clock menu more-arrow no yes

Filed under:

Six Water Conservation Tips For Every Seattle Homeowner

Curbed University delivers insider tips and non-boring advice on how to buy, sell, or rent a house or apartment. Additional questions welcomed to seattle@curbed.com. Today, Porch.com teaches us six ways to conserve water at our Seattle homes.

Summer in Seattle is the best time of year to enjoy the yard, host a barbeque, or create a meal from an edible garden. But for many Seattleites, summer can be a month of expensive water bills. Why are summer rates more expensive? "While Seattle has plenty of water in the winter, our water system is limited by its ability to supply water during the summer when demand is at its highest and rainfall is at its lowest," says Seattle Public Utilities. On average, Seattle receives a slim 1" of water in July and August, making these months the driest and causing us to turn up the hose. But before rushing outside and over-watering your yard, consider this: According to National Geographic, "Nearly 60% of a person's household water footprint can go toward lawn and garden maintenance." Many homeowners may not even realize how much water they use in the summer. Leaks from a hose or faucet, for example, can waste as much as 3 gallons of water a day.

To help become more water-conscious, and reduce overall water consumption, we've compiled a list of the top water-saving tips. With smart planning and informed landscape design, you can help conserve water while maintaining a beautiful garden.

1. Get To Know Your Garden Zones

Every yard has sunny and shady areas. You might even have zones that naturally receive more water runoff than other areas. You can use your natural zones to help determine the best plants for those areas. If you can group plants by their water needs, you'll have an easier time watering specific areas of your yard rather than the entire property. To find out more about yard irrigation, and to learn the best times of day and months of the year to water your yard, check out the Seattle Irrigation Water Management Service website.

2. Mulching

Mulch is simply bark dust or another organic material that helps keep moisture locked below the surface. By distributing mulch around the root base of a plant, you'll prevent water from immediately evaporating. Mulch also helps prevent weeds from developing, which also suck water away from your primary plants. Protecting the roots is really the best way to have a healthy garden.

3. Composting

Composting doesn't directly lead to water conservation however, compost leads to healthy plants and soil. When the soil is healthy, it will retain water better and the plants will establish themselves faster. Read tips for the best composting materials and do-it-yourself organic fertilizer recipe here.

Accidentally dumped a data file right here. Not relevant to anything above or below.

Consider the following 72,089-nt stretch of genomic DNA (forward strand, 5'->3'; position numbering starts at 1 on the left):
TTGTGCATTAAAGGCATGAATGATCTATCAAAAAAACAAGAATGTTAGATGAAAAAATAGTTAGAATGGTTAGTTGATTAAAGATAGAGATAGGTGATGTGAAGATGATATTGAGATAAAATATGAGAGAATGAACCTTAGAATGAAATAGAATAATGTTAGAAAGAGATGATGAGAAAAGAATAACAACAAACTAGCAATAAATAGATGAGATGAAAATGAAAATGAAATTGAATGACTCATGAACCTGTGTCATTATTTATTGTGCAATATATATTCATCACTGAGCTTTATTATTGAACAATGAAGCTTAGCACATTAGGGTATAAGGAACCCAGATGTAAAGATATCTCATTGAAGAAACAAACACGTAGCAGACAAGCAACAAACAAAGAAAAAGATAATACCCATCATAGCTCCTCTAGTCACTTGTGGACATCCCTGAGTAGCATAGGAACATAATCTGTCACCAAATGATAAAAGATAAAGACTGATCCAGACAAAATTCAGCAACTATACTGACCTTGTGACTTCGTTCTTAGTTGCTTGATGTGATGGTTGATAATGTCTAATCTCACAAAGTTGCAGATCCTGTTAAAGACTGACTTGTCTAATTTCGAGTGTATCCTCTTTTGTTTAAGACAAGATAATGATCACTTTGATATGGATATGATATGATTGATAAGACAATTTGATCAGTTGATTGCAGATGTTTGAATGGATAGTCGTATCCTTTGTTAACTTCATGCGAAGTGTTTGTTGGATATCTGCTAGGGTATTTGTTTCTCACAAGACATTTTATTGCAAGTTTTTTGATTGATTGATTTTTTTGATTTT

4. Plant Moss

Northwest gardens are used to seeing outcroppings of moss. Instead of fighting this bryophyte, embrace it. Moss helps retain moisture, can reduce erosion and is extremely low maintenance. Ground moss plants serve as an excellent alternative ground cover for landscaping by giving a smooth and green appearance. They are ideal constituents of shade gardens, as most types of moss plants require shady spots to grow. It can serve as tight fitting cap for rocks, making it an apt choice for rock gardening, and it tolerates dry weather better than grass.




5. Adjust your lawn care

A beautiful stretch of green grass is lovely to look at but it uses a lot of water. To save money on irrigation, reduce the size of your lawn so it covers less area. Longer blades of grass actually help lawns hold in more moisture so adjust the mower blades. Water early in the morning or late at night so water doesn't evaporate.

Pro Tip: "Stop fertilizing your lawn! If you already have a lush lawn, the best thing you can do to keep it that way is to decrease the amount of fertilizer being applied. While a well fertilized lawn looks good, it also grows faster and requires more water. By decreasing the amount of fertilizer you apply, your lawn will not grow as fast and will require less water to stay green. Fertilization should be started again in the fall when the weather is more forgiving", says Porch.com professional Mauricio Stoppa from Kirkland Land Care."

6. Automatic Irrigation Systems

When installed and programmed properly, the automatic irrigation system can serve as one way to conserve water. Some experts believe that this system isn't very efficient, and may actually have higher than average water costs. You'll want to have your automatic irrigation system professionally checked for leaks, and regularly maintained in order to make it efficient. Check the nozzles for damage, keep them clear from debris, and adjust the nozzles if the spray is being directed on anything but landscape.

Pro Tip: "For homeowners that already have an underground sprinkler system installed, replacing the old spray heads with new rotating (Rainbird R-VAN nozzles, there are other brands) nozzles can improve water efficiency by up to 30%. This is a simple change that does not require any tools. Installing a rain sensor an also save money and water. We have all seen sprinkler systems go off during rainy days, after all we live in Seattle and the rain come frequently. Having a rain sensor can deactivate your sprinkler system after a certain amount of rain, saving water and money," says Porch.com professional Mauricio Stoppa from Kirkland Land Care.
This article was originally posted on Porch.com
· All Curbed University coverage [Curbed Seattle]